B.C. woman gets 1 year for crossing border in Blaine with bag of fake credit cards


BLAINE - A Vancouver, B.C., woman caught at a Blaine border crossing with a bag of fake credit cards must serve one year in prison, a Whatcom County Superior Court judge ruled this week.

Customs officers stopped Tai Ying Yiu, 25, at the Peace Arch crossing Jan. 21 on her way into the United States. They took her inside for a secondary inspection. She set a handbag on a countertop, then made "furtive movements" to hide something under the counter ledge, according to charges filed in Superior Court. A federal agent asked her why she was trying to conceal the bag.

"Cuz (sic) I stole it," Yiu replied, according to the charging papers.

Nineteen credit cards, most of them from Canadian banks, were stashed in the bag. At least 13 were proven to be fraudulent or stolen accounts. More than $5,000 had been charged to the cards.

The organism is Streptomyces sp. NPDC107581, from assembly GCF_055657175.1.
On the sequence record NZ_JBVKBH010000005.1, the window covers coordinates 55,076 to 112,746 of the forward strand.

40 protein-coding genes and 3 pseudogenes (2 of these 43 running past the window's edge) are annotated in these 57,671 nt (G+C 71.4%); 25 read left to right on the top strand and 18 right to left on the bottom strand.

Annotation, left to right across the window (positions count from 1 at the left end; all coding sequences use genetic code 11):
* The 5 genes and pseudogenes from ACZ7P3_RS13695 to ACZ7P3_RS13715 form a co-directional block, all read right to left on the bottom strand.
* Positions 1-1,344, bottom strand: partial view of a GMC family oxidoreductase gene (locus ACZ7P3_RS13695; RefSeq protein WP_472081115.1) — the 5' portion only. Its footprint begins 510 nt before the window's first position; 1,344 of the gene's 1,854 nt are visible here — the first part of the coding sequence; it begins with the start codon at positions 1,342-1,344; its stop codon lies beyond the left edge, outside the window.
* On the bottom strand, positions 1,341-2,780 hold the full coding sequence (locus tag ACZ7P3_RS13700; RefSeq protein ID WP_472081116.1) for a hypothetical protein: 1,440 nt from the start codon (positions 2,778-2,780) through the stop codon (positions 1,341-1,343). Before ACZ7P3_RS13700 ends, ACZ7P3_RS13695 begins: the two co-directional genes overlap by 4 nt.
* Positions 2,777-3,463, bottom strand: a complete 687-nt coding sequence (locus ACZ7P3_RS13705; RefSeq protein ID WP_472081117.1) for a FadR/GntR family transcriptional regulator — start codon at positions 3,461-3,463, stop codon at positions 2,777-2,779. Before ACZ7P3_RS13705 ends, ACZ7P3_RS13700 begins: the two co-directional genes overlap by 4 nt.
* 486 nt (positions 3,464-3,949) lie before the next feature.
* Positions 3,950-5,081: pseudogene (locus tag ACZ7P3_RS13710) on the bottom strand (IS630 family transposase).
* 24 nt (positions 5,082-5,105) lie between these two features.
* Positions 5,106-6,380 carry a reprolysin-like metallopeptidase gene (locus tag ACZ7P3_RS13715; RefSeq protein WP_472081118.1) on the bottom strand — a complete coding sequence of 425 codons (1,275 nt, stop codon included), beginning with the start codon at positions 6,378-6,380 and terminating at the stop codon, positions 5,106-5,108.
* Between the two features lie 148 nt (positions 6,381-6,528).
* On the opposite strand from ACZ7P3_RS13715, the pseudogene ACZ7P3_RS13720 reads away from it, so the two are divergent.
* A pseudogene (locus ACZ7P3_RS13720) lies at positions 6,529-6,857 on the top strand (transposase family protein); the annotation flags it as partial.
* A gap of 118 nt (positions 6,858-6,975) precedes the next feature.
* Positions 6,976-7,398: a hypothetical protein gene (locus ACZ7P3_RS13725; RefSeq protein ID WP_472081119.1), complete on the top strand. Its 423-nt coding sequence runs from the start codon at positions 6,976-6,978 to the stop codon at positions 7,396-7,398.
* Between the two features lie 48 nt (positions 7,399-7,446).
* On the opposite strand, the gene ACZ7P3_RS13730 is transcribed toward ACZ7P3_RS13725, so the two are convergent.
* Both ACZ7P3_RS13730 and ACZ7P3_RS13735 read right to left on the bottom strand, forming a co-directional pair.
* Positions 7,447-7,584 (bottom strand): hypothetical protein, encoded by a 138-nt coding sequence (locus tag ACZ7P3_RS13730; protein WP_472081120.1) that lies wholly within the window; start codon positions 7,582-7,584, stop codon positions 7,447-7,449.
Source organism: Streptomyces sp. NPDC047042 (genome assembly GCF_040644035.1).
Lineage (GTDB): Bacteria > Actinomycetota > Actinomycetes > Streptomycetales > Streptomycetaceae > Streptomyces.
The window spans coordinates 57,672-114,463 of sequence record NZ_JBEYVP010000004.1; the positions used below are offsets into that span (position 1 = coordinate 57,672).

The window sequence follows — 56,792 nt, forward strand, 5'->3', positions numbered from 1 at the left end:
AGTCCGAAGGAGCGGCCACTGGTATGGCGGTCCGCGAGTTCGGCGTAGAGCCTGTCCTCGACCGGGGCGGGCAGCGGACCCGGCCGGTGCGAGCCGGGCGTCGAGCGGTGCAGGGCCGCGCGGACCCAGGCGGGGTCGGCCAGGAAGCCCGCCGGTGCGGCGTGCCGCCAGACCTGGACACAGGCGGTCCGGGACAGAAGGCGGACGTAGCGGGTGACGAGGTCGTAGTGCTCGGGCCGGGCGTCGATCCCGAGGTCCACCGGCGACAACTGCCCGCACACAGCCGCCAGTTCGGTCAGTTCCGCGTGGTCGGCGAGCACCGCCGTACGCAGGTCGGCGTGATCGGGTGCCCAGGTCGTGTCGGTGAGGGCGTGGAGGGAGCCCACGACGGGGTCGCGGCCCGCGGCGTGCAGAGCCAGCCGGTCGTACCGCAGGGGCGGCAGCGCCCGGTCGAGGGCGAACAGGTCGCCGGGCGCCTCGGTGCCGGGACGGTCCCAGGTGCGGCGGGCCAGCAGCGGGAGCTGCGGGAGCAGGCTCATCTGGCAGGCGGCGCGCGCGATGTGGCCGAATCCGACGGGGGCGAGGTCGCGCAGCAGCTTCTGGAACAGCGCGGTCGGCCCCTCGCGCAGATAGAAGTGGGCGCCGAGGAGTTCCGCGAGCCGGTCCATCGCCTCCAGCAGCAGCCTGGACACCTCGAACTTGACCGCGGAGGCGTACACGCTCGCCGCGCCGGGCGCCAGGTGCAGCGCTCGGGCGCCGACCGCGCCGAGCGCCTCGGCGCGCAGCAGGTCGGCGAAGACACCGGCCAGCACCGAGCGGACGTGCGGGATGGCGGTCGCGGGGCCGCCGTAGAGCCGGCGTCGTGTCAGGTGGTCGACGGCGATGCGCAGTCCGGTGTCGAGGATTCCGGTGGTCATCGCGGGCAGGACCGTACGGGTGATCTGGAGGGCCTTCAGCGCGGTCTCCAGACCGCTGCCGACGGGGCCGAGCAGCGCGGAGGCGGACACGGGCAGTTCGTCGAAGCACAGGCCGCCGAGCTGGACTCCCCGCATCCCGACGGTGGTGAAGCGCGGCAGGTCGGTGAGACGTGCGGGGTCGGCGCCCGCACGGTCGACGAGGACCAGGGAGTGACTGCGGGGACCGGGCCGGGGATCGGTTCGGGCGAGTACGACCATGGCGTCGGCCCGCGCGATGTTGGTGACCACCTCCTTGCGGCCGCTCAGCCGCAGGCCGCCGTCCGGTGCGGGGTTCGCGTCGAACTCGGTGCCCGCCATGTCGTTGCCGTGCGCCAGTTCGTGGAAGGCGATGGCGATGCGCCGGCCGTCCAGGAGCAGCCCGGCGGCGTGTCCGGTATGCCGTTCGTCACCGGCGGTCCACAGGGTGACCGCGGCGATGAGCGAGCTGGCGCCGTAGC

Later, in jail, Yiu admitted that she and two fellow travelers had been en route to Seattle to meet a man named David. She had the job of hanging onto the counterfeit bank cards because "they thought a female (would be) less likely to be searched," according to court records.

They also planned to swap out authentic credit card readers for identical machines that would record credit card information and personal identification numbers. Yiu admitted to investigators that she had agreed to help with that scheme, too, in exchange for 20 percent of the take, according to the charges.

Her alleged partners in crime - identified by investigators only as "Lee," "Tsang" and the aforementioned "David" - weren't charged with offenses in Whatcom County, said Deputy Prosecutor James Hulbert. It's not clear if they've been charged in another jurisdiction.

The U.S. Secret Service has been investigating "organized crime elements" linked to the credit card thefts for the recent months, according to local authorities.

Yiu had no prior convictions in the United States. She pleaded guilty in July to seven counts of unlawful possession of fictitious identification, a class C felony. Her attorney, David A. Nelson, said at her sentencing Thursday, Nov. 21, that she'd never been to prison before.

"So it's a big deal, and she's scared," Nelson told Superior Court Judge Charles Snyder.

Yiu chose not to speak at the hearing. Her sentence will be served at the state women's prison in Gig Harbor.

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